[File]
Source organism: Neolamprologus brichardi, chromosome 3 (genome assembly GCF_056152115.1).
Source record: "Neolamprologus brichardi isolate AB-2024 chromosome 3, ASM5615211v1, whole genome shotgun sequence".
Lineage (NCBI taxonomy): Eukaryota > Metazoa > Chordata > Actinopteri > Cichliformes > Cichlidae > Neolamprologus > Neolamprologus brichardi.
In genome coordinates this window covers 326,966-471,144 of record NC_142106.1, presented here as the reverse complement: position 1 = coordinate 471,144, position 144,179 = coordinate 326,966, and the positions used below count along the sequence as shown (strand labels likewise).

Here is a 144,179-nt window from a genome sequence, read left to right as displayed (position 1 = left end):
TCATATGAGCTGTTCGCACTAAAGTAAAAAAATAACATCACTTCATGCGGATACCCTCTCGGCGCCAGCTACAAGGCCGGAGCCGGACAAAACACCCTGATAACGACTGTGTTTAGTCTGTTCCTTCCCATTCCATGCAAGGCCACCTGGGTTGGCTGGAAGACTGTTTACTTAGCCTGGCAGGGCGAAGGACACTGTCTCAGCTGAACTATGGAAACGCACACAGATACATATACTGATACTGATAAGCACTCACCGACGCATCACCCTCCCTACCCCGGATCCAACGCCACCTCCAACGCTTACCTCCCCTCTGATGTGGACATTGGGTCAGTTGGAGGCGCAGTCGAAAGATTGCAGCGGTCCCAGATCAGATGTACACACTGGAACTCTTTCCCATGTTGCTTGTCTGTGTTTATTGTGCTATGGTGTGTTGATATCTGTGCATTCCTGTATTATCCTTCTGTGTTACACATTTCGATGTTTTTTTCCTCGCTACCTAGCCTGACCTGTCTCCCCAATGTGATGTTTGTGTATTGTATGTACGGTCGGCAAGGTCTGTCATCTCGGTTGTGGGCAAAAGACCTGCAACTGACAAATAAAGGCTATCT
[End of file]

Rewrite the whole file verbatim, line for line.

Source organism: Neolamprologus brichardi, chromosome 3 (genome assembly GCF_056152115.1).
Source record: "Neolamprologus brichardi isolate AB-2024 chromosome 3, ASM5615211v1, whole genome shotgun sequence".
Lineage (NCBI taxonomy): Eukaryota > Metazoa > Chordata > Actinopteri > Cichliformes > Cichlidae > Neolamprologus > Neolamprologus brichardi.
In genome coordinates this window covers 326,966-471,144 of record NC_142106.1, presented here as the reverse complement: position 1 = coordinate 471,144, position 144,179 = coordinate 326,966, and the positions used below count along the sequence as shown (strand labels likewise).

Here is a 144,179-nt window from a genome sequence, read left to right as displayed (position 1 = left end):
TCATATGAGCTGTTCGCACTAAAGTAAAAAAATAACATCACTTCATGCGGATACCCTCTCGGCGCCAGCTACAAGGCCGGAGCCGGACAAAACACCCTGATAACGACTGTGTTTAGTCTGTTCCTTCCCATTCCATGCAAGGCCACCTGGGTTGGCTGGAAGACTGTTTACTTAGCCTGGCAGGGCGAAGGACACTGTCTCAGCTGAACTATGGAAACGCACACAGATACATATACTGATACTGATAAGCACTCACCGACGCATCACCCTCCCTACCCCGGATCCAACGCCACCTCCAACGCTTACCTCCCCTCTGATGTGGACATTGGGTCAGTTGGAGGCGCAGTCGAAAGATTGCAGCGGTCCCAGATCAGATGTACACACTGGAACTCTTTCCCATGTTGCTTGTCTGTGTTTATTGTGCTATGGTGTGTTGATATCTGTGCATTCCTGTATTATCCTTCTGTGTTACACATTTCGATGTTTTTTTCCTCGCTACCTAGCCTGACCTGTCTCCCCAATGTGATGTTTGTGTATTGTATGTACGGTCGGCAAGGTCTGTCATCTCGGTTGTGGGCAAAAGACCTGCAACTGACAAATAAAGGCTATCT